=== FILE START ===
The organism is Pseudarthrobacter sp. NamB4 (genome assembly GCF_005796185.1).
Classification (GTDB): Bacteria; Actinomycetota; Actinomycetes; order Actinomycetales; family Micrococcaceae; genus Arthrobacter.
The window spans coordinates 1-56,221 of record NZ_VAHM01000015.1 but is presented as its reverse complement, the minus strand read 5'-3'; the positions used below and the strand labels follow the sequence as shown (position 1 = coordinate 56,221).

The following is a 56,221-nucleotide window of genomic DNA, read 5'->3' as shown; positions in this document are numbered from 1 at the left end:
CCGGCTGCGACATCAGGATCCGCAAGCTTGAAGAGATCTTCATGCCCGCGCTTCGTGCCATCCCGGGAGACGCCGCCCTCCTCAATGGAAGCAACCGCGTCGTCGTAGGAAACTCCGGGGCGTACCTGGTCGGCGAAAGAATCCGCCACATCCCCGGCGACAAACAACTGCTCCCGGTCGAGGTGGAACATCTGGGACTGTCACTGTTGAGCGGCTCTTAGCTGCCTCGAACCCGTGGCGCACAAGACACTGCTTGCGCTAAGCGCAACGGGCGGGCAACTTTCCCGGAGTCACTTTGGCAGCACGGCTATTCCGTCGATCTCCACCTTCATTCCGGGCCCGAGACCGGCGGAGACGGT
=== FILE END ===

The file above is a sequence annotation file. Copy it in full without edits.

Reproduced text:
The organism is Pseudarthrobacter sp. NamB4 (genome assembly GCF_005796185.1).
Classification (GTDB): Bacteria; Actinomycetota; Actinomycetes; order Actinomycetales; family Micrococcaceae; genus Arthrobacter.
The window spans coordinates 1-56,221 of record NZ_VAHM01000015.1 but is presented as its reverse complement, the minus strand read 5'-3'; the positions used below and the strand labels follow the sequence as shown (position 1 = coordinate 56,221).

The following is a 56,221-nucleotide window of genomic DNA, read 5'->3' as shown; positions in this document are numbered from 1 at the left end:
CCGGCTGCGACATCAGGATCCGCAAGCTTGAAGAGATCTTCATGCCCGCGCTTCGTGCCATCCCGGGAGACGCCGCCCTCCTCAATGGAAGCAACCGCGTCGTCGTAGGAAACTCCGGGGCGTACCTGGTCGGCGAAAGAATCCGCCACATCCCCGGCGACAAACAACTGCTCCCGGTCGAGGTGGAACATCTGGGACTGTCACTGTTGAGCGGCTCTTAGCTGCCTCGAACCCGTGGCGCACAAGACACTGCTTGCGCTAAGCGCAACGGGCGGGCAACTTTCCCGGAGTCACTTTGGCAGCACGGCTATTCCGTCGATCTCCACCTTCATTCCGGGCCCGAGACCGGCGGAGACGGT